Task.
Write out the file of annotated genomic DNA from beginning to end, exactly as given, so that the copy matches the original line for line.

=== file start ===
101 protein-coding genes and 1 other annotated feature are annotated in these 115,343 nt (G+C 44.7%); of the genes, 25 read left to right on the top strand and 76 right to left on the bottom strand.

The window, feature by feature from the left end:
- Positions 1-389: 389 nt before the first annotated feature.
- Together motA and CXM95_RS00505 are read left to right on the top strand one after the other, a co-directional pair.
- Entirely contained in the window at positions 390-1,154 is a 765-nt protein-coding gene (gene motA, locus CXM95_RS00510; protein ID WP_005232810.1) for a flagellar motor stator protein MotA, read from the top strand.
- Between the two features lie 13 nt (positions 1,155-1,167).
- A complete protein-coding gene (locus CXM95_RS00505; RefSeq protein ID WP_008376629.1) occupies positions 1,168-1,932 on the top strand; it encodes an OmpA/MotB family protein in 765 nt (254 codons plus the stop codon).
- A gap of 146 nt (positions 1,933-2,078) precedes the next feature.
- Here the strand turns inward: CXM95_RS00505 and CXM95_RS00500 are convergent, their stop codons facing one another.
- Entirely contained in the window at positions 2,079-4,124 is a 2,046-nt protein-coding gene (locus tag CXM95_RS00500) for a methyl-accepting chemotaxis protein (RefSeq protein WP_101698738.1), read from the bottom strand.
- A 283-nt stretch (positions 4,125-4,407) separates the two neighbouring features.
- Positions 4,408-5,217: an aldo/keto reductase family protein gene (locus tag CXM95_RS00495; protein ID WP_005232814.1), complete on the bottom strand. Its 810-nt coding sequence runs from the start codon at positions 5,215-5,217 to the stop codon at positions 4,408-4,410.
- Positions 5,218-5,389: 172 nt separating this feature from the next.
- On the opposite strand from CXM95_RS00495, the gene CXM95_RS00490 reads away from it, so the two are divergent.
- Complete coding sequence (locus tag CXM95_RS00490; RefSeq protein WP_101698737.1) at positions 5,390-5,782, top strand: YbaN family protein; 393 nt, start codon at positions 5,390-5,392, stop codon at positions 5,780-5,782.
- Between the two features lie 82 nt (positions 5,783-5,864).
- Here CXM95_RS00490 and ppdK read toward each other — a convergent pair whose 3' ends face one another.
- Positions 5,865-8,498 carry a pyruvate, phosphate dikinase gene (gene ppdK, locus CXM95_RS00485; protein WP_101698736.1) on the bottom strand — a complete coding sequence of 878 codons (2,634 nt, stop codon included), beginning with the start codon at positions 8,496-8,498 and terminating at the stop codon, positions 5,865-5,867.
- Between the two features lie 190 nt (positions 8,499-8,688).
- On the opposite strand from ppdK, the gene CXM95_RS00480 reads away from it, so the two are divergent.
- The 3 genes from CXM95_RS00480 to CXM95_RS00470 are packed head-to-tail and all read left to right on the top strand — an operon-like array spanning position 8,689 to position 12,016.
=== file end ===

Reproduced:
101 protein-coding genes and 1 other annotated feature are annotated in these 115,343 nt (G+C 44.7%); of the genes, 25 read left to right on the top strand and 76 right to left on the bottom strand.

The window, feature by feature from the left end:
- Positions 1-389: 389 nt before the first annotated feature.
- Together motA and CXM95_RS00505 are read left to right on the top strand one after the other, a co-directional pair.
- Entirely contained in the window at positions 390-1,154 is a 765-nt protein-coding gene (gene motA, locus CXM95_RS00510; protein ID WP_005232810.1) for a flagellar motor stator protein MotA, read from the top strand.
- Between the two features lie 13 nt (positions 1,155-1,167).
- A complete protein-coding gene (locus CXM95_RS00505; RefSeq protein ID WP_008376629.1) occupies positions 1,168-1,932 on the top strand; it encodes an OmpA/MotB family protein in 765 nt (254 codons plus the stop codon).
- A gap of 146 nt (positions 1,933-2,078) precedes the next feature.
- Here the strand turns inward: CXM95_RS00505 and CXM95_RS00500 are convergent, their stop codons facing one another.
- Entirely contained in the window at positions 2,079-4,124 is a 2,046-nt protein-coding gene (locus tag CXM95_RS00500) for a methyl-accepting chemotaxis protein (RefSeq protein WP_101698738.1), read from the bottom strand.
- A 283-nt stretch (positions 4,125-4,407) separates the two neighbouring features.
- Positions 4,408-5,217: an aldo/keto reductase family protein gene (locus tag CXM95_RS00495; protein ID WP_005232814.1), complete on the bottom strand. Its 810-nt coding sequence runs from the start codon at positions 5,215-5,217 to the stop codon at positions 4,408-4,410.
- Positions 5,218-5,389: 172 nt separating this feature from the next.
- On the opposite strand from CXM95_RS00495, the gene CXM95_RS00490 reads away from it, so the two are divergent.
- Complete coding sequence (locus tag CXM95_RS00490; RefSeq protein WP_101698737.1) at positions 5,390-5,782, top strand: YbaN family protein; 393 nt, start codon at positions 5,390-5,392, stop codon at positions 5,780-5,782.
- Between the two features lie 82 nt (positions 5,783-5,864).
- Here CXM95_RS00490 and ppdK read toward each other — a convergent pair whose 3' ends face one another.
- Positions 5,865-8,498 carry a pyruvate, phosphate dikinase gene (gene ppdK, locus CXM95_RS00485; protein WP_101698736.1) on the bottom strand — a complete coding sequence of 878 codons (2,634 nt, stop codon included), beginning with the start codon at positions 8,496-8,498 and terminating at the stop codon, positions 5,865-5,867.
- Between the two features lie 190 nt (positions 8,499-8,688).
- On the opposite strand from ppdK, the gene CXM95_RS00480 reads away from it, so the two are divergent.
- The 3 genes from CXM95_RS00480 to CXM95_RS00470 are packed head-to-tail and all read left to right on the top strand — an operon-like array spanning position 8,689 to position 12,016.